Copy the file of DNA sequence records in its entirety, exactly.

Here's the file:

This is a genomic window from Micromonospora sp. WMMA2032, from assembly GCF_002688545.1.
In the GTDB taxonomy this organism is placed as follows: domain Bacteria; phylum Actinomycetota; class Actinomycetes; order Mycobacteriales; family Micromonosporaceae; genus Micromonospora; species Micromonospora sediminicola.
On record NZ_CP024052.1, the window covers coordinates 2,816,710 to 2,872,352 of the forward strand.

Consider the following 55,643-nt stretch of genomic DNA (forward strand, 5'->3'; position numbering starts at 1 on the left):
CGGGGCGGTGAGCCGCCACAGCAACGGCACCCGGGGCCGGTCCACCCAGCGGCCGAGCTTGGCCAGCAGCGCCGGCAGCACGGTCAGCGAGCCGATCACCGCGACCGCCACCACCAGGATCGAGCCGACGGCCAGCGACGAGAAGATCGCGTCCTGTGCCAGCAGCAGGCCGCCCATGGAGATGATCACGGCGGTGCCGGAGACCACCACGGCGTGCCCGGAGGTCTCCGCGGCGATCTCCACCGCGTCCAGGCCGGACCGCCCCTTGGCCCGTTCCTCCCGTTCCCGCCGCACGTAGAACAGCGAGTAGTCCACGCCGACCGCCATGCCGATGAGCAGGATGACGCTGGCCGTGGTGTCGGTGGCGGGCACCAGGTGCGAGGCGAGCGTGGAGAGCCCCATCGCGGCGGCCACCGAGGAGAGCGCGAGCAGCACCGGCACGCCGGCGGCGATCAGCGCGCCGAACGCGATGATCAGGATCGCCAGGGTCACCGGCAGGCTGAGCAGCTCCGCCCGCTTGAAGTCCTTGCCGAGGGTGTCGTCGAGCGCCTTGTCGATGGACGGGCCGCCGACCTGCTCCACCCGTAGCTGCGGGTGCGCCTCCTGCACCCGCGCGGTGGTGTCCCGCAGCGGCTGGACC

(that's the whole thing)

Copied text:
This is a genomic window from Micromonospora sp. WMMA2032, from assembly GCF_002688545.1.
In the GTDB taxonomy this organism is placed as follows: domain Bacteria; phylum Actinomycetota; class Actinomycetes; order Mycobacteriales; family Micromonosporaceae; genus Micromonospora; species Micromonospora sediminicola.
On record NZ_CP024052.1, the window covers coordinates 2,816,710 to 2,872,352 of the forward strand.

Consider the following 55,643-nt stretch of genomic DNA (forward strand, 5'->3'; position numbering starts at 1 on the left):
CGGGGCGGTGAGCCGCCACAGCAACGGCACCCGGGGCCGGTCCACCCAGCGGCCGAGCTTGGCCAGCAGCGCCGGCAGCACGGTCAGCGAGCCGATCACCGCGACCGCCACCACCAGGATCGAGCCGACGGCCAGCGACGAGAAGATCGCGTCCTGTGCCAGCAGCAGGCCGCCCATGGAGATGATCACGGCGGTGCCGGAGACCACCACGGCGTGCCCGGAGGTCTCCGCGGCGATCTCCACCGCGTCCAGGCCGGACCGCCCCTTGGCCCGTTCCTCCCGTTCCCGCCGCACGTAGAACAGCGAGTAGTCCACGCCGACCGCCATGCCGATGAGCAGGATGACGCTGGCCGTGGTGTCGGTGGCGGGCACCAGGTGCGAGGCGAGCGTGGAGAGCCCCATCGCGGCGGCCACCGAGGAGAGCGCGAGCAGCACCGGCACGCCGGCGGCGATCAGCGCGCCGAACGCGATGATCAGGATCGCCAGGGTCACCGGCAGGCTGAGCAGCTCCGCCCGCTTGAAGTCCTTGCCGAGGGTGTCGTCGAGCGCCTTGTCGATGGACGGGCCGCCGACCTGCTCCACCCGTAGCTGCGGGTGCGCCTCCTGCACCCGCGCGGTGGTGTCCCGCAGCGGCTGGACC